Growth companies are capable of big returns, even in bear markets. Investing Fools just have to make sure they aren't overpaying for the privilege. Waiting until a quarter after the stimulus package kicks in might cost you some gains, but it's also likely to considerably lower your risk.

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Fool contributor Brian Orelli, Ph.D., doesn't own shares of any company mentioned in this article. UnitedHealth and Microsoft are Inside Value picks. UnitedHealth and Quality Systems are Stock Advisor picks. The Fool owns shares of UnitedHealth. The Fool's disclosure policy is always completely legible.

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Help us keep this a respectfully Foolish area! This is a place for our readers to discuss, debate, and learn more about the Foolish investing topic you read about above. Help us keep it clean and safe. If you believe a comment is abusive or otherwise violates our Fool's Rules, please report it via the Report this Comment Report this Comment icon found on every comment.

  • Report this Comment On February 02, 2009, at 12:08 AM, ganzemacher wrote:

    While it would be a benefit to have all of one's medical information in one place for one's doctors to access, unless and until there is absolute security, I will be against the forced use of such a system. Every week, it seems some moron has misplaced a laptop or flash drives with the personal information of millions of people. So, besides the resultant instances of identity theft, whoever gets this information will have even more personal information. I would much rather carry a copy of my medical file from one doctor to another than trust it to a database.

  • Report this Comment On February 09, 2009, at 9:26 PM, alextelcom wrote:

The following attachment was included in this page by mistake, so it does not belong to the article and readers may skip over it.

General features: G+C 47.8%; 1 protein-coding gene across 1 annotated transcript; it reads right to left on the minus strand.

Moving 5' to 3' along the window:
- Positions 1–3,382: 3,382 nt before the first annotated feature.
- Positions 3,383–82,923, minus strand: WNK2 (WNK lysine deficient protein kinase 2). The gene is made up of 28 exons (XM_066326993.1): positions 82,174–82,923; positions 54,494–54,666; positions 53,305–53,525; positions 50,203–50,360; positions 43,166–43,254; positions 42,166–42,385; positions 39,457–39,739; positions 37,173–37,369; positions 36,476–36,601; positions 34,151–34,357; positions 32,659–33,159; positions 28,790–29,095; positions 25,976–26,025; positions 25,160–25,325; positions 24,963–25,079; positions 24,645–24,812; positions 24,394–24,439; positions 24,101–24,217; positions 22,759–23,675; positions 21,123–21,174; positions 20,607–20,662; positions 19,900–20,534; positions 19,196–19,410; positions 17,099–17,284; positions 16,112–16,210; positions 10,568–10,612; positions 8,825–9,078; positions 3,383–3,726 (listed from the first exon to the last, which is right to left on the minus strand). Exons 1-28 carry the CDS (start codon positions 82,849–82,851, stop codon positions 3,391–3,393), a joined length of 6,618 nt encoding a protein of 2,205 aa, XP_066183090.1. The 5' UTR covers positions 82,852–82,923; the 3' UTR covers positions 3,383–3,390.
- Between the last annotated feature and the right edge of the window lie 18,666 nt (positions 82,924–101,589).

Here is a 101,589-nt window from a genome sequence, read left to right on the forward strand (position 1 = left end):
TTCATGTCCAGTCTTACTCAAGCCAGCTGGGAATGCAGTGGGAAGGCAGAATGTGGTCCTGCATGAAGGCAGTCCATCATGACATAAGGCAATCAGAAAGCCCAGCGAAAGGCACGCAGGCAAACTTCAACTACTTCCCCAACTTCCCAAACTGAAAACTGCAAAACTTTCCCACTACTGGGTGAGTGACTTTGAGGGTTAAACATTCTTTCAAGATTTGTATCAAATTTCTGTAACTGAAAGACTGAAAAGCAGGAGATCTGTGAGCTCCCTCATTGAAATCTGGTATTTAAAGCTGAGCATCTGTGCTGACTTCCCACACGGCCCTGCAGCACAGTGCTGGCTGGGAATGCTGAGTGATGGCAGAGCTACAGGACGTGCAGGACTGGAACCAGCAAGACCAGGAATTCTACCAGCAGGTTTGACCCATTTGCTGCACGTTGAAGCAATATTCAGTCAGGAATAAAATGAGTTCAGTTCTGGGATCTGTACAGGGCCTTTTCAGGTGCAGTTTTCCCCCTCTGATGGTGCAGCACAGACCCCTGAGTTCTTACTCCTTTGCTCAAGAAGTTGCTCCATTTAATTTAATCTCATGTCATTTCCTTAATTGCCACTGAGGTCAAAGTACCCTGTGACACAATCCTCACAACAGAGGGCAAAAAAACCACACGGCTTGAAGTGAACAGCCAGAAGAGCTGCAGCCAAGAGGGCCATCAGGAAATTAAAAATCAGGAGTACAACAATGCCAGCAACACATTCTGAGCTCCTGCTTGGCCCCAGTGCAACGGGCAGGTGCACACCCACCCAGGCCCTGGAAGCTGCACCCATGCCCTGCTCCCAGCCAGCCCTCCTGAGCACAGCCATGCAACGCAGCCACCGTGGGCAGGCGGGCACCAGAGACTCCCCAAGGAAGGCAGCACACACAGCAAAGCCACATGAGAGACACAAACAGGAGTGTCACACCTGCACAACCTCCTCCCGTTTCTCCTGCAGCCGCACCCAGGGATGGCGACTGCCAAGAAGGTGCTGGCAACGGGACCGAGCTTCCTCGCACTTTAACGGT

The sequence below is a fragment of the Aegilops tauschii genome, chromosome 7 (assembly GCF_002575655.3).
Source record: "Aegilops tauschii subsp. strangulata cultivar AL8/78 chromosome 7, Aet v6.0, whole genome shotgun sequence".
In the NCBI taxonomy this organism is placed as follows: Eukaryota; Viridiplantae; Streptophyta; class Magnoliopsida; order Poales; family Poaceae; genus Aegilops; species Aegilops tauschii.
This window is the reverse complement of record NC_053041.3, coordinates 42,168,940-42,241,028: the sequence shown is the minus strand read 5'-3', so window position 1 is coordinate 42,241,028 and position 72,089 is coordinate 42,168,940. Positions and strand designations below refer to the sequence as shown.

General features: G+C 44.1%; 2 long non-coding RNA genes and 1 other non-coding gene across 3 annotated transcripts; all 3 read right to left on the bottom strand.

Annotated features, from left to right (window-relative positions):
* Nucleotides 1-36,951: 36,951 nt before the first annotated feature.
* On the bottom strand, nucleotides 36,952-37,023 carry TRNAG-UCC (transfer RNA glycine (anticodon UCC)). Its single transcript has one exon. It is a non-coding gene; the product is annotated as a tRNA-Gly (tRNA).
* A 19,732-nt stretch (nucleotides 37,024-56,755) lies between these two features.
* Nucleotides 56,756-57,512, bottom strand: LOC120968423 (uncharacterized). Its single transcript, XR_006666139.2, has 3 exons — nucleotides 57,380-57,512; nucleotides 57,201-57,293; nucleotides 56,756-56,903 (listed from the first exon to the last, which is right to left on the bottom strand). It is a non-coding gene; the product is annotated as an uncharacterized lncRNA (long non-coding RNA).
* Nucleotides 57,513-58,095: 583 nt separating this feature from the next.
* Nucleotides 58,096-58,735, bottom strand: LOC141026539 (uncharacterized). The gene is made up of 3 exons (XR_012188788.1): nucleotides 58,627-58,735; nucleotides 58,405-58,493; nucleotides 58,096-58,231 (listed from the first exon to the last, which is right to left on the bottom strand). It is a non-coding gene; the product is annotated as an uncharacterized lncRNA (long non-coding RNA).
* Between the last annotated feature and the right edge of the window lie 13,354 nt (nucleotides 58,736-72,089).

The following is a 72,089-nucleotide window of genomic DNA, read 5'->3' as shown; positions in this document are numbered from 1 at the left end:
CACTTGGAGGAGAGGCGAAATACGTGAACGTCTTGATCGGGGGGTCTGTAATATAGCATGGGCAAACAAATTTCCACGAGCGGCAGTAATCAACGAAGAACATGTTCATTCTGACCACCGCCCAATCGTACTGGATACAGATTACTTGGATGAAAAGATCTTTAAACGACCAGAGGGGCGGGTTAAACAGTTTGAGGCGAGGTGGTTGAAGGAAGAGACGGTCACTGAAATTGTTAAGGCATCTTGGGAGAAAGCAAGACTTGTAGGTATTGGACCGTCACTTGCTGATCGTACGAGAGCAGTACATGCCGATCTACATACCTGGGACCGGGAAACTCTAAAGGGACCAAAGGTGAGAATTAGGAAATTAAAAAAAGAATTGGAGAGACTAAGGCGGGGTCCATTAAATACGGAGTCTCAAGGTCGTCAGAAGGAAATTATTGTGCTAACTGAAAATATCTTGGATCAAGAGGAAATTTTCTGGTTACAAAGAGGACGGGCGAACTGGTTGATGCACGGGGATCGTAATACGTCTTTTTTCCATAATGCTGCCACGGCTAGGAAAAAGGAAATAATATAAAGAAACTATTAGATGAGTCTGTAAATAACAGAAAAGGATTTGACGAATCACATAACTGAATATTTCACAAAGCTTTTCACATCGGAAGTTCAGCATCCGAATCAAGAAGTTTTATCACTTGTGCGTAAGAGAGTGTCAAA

Free Digital Medical USB drives are being donated to companies for there employees, there families and customers. Alex Papas, has been credited for creating and developing the prepaid phone card in the United States. Since starting the prepaid phone card industry he has helped major companies get their name and products into the market place. Companies include Verizon, Sprint, PT-1 and Playboy to name a few. He has now again created and developed another great product for everyone called the Medefile Card.MedeFile's centralized, confidential electronic portfolio gives everyone 24/7 access to there medical history. Hospitals, Doctors, EMT’s and all other Emergency personnel are now relying on Digital Medical Records. Emergency personnel now know in an instant who you are, your blood type, your allergies and your emergency contacts. Knowing that, could say your life. Also you now don’t have to waste time filling out paperwork when you go to the doctor or the hospital. The USB drive fits on your key chain. So now, just hand your MedeDrive to the receptionist it’s that simple. Papas is donating $100 million in MedeDrive’s to companies & charities now. Papas has already donated Medefile Cards to the Lupus Foundation, CBS Radio, Marriot Hotels, Lowes Hotels, Child Life Foundation, to name a few. To see how it works go to Contact Alex Papas for more details 954 729 8888 or email